Did You See the Masturbation Scene in 'Mad Men' This Week? What's Normal?

In a recent episode of Mad Men, 10-year-old Sally Draper was caught "playing with herself" at a sleepover. And mom Betty reacted exactly as parents shouldn't when they find their kid masturbating: She called her daughter's behavior “unnatural” and “immoral” and, certain her daughter’s diddling would become the talk of the town, immediately made an appointment to have Sally’s head shrunk.

We’ve certainly come a long way since the straight-laced 60s, when shame was piled on kids for such "depraved" acts. Parents of the past often handled such situations just like Betty did -- with trips to see a doctor or clergyman or trying ridiculous scare tactics like “You’ll go blind,”  “You’ll grow hair on your palms,” and the ultimate threat, “You’ll go to hell.” But today, most of us modern folk realize that masturbating is natural and normal.

But man, is it awkward! And as uncomfortable as it can be for the parent, consider the gut-wrenching embarrassment of getting caught from a child’s point of view. At the age of 30-something, I still would never, ever want to have to talk about it with my parents.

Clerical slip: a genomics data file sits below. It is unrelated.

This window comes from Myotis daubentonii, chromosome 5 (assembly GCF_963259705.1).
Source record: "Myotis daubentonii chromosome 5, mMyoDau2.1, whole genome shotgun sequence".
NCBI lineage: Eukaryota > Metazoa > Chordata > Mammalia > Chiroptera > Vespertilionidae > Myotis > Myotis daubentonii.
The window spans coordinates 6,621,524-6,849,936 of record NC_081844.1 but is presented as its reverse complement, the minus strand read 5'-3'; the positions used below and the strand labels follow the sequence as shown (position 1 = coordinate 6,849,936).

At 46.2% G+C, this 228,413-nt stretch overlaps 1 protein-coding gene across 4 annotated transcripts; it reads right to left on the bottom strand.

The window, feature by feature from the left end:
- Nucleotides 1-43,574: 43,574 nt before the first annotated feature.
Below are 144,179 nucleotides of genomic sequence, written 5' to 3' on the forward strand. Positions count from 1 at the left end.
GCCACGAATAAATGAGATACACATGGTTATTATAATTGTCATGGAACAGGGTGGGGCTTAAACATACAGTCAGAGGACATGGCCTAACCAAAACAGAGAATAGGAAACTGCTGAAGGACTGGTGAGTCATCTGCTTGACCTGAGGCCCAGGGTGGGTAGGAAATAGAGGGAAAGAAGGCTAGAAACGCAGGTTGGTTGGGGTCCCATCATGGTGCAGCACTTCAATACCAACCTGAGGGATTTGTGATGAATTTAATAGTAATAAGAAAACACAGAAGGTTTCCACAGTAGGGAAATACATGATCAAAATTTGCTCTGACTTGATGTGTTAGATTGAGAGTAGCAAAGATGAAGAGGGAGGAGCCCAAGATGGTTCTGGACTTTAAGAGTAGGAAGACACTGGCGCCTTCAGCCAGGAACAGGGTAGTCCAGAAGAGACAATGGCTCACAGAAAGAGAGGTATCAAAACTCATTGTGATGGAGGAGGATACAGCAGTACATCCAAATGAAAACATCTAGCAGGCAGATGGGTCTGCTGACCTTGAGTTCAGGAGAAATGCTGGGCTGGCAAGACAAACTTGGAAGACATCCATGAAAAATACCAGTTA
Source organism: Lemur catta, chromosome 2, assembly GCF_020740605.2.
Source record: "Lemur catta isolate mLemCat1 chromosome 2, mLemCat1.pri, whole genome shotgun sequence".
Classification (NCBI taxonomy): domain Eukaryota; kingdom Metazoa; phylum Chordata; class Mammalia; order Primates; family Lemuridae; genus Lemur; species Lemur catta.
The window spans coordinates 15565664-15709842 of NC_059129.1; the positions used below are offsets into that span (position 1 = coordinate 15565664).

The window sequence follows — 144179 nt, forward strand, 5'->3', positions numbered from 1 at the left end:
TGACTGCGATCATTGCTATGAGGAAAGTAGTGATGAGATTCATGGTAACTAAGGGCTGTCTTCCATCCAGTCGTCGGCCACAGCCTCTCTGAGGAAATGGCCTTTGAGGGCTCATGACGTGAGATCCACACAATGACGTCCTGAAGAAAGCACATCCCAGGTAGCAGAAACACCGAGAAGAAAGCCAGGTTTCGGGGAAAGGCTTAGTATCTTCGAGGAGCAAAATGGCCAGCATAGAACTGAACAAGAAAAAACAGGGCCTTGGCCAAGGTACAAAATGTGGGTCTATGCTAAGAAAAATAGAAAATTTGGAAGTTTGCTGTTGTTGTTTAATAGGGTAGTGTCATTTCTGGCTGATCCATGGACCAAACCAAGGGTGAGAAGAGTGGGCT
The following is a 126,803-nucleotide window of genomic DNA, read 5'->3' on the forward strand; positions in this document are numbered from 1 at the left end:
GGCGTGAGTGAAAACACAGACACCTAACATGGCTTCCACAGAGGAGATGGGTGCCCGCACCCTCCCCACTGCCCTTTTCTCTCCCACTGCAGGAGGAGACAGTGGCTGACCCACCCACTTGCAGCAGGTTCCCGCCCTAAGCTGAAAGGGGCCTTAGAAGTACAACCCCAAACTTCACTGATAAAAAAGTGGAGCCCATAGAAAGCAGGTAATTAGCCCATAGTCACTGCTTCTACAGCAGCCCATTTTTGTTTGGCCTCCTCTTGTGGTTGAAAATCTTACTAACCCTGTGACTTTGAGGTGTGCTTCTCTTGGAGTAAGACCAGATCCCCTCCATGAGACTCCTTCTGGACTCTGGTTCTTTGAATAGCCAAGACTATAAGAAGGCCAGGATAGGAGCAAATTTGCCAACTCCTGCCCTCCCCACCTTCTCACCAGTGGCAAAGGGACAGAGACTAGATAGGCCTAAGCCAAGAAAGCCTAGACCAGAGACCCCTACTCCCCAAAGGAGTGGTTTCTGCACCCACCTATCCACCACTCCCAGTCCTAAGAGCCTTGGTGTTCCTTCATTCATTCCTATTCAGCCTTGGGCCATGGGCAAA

So, what are we as parent to do when confronted with such a touchy (no pun intended) situation?

Florida-based behavioral therapist Alison Astair told me to remember that, if you catch a toddler or preschooler touching themselves, it’s not really masturbation. “They’re just stimulating their genitals because it feels good," she says. "There’s really nothing sexual about it.” So your kid having his hand down his pants at this age is as innocent as sucking his thumb. It’s important not to make a big deal out of it. “Your initial reaction may be to make a lesson out of it," says Astair. "But the last thing you want to do is set your child up to think that their body is ‘bad’ or ‘dirty.’” Instead of telling your toddler not to do that, if you’re uncomfortable with it, or you're out in public, the best thing to do is distract and redirect them to another activity.

Got an older child? If you walk in on a school-age kid masturbating, simply make a hasty retreat from the scene (the same way you would if you accidentally walked in on them on the toilet). Remember that the behavior is normal -- at any age -- and only address it if your child prompts you to. Chances are he's more mortified than you are. Astair says a simple, nonjudgmental apology like, “I’m sorry. Next time I’ll knock,” should be sufficient. If you’re set on discussing the incident, explain that masturbation is totally normal and that, while people choose to do it behind closed doors, they shouldn't be ashamed.

Have you ever caught your kid masturbating? Chime in below!

Like This? Read These:
- How to Talk to Your Kids About Sex
- Opening the Doors to Communication About Sex
- Your Mad Men Viewing Party Menu

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